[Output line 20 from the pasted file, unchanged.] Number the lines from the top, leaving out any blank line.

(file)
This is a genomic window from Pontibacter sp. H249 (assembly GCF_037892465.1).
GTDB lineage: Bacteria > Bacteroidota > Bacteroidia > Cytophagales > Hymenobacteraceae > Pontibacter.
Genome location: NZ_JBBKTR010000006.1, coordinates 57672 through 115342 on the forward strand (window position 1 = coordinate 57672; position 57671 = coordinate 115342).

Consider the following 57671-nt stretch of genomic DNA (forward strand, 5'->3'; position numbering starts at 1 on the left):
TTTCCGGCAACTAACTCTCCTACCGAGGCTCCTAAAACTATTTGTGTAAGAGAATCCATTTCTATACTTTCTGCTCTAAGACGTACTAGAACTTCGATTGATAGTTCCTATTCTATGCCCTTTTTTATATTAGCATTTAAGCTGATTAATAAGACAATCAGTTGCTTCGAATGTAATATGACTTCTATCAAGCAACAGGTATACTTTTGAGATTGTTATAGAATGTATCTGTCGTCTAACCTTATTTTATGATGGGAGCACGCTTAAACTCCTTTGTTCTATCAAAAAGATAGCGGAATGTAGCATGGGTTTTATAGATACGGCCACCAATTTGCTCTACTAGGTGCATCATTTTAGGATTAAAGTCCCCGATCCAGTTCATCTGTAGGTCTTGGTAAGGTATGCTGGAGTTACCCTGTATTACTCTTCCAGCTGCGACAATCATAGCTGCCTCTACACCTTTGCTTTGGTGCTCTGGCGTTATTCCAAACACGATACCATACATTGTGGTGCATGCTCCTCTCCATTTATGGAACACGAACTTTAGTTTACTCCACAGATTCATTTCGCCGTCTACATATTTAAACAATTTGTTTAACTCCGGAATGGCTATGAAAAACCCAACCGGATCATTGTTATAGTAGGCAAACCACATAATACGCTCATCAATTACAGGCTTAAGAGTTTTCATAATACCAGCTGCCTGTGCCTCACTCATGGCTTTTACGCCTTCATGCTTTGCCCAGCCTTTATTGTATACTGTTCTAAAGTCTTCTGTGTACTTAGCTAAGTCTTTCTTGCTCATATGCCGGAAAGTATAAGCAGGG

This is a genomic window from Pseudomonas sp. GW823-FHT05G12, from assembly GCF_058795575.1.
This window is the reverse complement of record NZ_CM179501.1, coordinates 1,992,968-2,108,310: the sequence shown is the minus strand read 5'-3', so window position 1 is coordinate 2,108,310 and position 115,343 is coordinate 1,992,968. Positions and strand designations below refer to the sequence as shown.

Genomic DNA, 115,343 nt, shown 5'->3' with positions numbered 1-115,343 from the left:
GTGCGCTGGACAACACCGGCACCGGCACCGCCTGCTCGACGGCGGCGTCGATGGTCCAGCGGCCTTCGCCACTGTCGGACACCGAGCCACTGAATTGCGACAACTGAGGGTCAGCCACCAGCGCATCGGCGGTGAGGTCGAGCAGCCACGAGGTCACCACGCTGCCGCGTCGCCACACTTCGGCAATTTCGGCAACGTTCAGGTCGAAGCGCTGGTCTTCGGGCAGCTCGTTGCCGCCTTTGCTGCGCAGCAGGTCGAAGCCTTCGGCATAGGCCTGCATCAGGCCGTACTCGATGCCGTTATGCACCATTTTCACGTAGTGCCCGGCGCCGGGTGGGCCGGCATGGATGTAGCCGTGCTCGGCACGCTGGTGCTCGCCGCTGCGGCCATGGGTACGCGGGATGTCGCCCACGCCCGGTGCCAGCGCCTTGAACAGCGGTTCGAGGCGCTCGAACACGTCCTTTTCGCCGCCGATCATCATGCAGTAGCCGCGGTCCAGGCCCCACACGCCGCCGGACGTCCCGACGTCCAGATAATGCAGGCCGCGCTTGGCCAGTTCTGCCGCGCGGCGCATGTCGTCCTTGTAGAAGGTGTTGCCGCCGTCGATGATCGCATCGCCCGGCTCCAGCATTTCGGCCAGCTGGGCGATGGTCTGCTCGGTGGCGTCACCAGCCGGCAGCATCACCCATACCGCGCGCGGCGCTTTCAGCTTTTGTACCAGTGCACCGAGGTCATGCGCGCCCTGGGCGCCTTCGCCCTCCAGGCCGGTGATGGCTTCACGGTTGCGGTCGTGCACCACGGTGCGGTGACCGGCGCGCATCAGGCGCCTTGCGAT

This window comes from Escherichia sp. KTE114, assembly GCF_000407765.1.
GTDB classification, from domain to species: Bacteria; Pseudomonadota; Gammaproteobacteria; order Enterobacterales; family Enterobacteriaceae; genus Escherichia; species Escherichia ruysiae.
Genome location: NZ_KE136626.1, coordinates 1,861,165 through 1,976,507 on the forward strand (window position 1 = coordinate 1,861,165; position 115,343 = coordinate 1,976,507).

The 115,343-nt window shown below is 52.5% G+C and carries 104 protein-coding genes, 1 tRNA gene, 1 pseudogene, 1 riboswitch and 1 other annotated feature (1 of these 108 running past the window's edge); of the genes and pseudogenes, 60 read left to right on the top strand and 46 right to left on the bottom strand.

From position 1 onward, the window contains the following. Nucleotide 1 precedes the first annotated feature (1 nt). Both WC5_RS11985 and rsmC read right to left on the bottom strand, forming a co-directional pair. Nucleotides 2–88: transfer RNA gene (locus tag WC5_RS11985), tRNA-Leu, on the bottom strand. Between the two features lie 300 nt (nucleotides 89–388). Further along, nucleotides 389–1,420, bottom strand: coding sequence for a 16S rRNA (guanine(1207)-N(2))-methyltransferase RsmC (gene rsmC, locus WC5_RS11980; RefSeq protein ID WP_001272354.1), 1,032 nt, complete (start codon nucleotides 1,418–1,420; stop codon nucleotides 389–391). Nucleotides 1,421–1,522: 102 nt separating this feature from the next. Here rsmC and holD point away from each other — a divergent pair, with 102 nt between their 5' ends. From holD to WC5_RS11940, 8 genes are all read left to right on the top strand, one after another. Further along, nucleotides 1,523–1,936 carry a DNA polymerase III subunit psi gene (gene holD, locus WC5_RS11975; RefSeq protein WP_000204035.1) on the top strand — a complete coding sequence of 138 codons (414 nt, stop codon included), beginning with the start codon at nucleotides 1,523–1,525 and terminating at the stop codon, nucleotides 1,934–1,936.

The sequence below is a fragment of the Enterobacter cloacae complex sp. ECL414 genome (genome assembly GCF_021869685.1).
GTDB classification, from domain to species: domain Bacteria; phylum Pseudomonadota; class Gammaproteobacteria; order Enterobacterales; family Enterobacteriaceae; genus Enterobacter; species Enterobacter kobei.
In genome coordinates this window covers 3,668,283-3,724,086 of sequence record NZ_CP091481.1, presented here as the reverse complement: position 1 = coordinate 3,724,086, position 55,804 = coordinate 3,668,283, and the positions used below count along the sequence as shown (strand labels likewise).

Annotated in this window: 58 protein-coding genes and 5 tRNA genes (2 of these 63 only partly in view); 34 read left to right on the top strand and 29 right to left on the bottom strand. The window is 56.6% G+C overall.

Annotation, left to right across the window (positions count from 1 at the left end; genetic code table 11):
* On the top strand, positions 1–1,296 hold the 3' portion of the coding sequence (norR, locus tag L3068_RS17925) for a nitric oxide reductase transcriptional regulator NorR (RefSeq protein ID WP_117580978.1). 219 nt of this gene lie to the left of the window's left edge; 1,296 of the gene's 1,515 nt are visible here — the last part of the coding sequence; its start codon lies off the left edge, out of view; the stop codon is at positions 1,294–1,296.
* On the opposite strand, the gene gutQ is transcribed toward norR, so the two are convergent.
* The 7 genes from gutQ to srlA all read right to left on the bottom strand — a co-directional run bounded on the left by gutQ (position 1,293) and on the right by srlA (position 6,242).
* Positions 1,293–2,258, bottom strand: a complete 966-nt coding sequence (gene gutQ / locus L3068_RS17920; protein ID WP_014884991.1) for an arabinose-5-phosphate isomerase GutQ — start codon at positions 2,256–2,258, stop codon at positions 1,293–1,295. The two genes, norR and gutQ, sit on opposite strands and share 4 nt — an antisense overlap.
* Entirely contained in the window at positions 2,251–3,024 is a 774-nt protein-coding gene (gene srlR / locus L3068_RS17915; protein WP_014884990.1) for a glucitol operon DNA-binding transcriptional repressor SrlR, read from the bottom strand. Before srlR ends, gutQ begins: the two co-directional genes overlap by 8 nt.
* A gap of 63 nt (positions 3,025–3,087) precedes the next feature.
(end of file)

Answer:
* On the top strand, positions 1–1,296 hold the 3' portion of the coding sequence (norR, locus tag L3068_RS17925) for a nitric oxide reductase transcriptional regulator NorR (RefSeq protein ID WP_117580978.1). 219 nt of this gene lie to the left of the window's left edge; 1,296 of the gene's 1,515 nt are visible here — the last part of the coding sequence; its start codon lies off the left edge, out of view; the stop codon is at positions 1,294–1,296.